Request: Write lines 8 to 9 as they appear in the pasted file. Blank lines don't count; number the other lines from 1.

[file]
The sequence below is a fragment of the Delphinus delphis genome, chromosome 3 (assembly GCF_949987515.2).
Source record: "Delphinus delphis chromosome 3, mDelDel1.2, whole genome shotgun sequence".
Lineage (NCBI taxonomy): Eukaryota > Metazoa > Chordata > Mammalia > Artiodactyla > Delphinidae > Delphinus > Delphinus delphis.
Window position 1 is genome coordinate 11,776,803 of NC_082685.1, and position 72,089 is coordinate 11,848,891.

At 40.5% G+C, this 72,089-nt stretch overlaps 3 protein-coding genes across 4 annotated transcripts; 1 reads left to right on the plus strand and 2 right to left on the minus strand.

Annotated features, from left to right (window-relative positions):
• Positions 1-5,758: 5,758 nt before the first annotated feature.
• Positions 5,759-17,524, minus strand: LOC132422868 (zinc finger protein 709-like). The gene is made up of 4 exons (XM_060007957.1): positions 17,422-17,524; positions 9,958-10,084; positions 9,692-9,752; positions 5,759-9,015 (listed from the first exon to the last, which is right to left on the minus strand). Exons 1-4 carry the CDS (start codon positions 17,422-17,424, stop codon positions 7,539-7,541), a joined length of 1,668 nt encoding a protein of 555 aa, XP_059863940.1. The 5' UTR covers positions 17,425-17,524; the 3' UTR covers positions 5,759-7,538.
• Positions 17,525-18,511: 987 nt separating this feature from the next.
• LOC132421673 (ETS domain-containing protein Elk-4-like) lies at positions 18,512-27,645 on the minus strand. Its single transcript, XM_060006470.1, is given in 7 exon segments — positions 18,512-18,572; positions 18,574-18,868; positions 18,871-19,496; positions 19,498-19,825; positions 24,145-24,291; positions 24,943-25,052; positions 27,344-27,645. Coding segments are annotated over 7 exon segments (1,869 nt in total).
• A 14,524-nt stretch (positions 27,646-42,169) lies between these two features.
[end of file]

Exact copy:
• Positions 5,759-17,524, minus strand: LOC132422868 (zinc finger protein 709-like). The gene is made up of 4 exons (XM_060007957.1): positions 17,422-17,524; positions 9,958-10,084; positions 9,692-9,752; positions 5,759-9,015 (listed from the first exon to the last, which is right to left on the minus strand). Exons 1-4 carry the CDS (start codon positions 17,422-17,424, stop codon positions 7,539-7,541), a joined length of 1,668 nt encoding a protein of 555 aa, XP_059863940.1. The 5' UTR covers positions 17,425-17,524; the 3' UTR covers positions 5,759-7,538.
• Positions 17,525-18,511: 987 nt separating this feature from the next.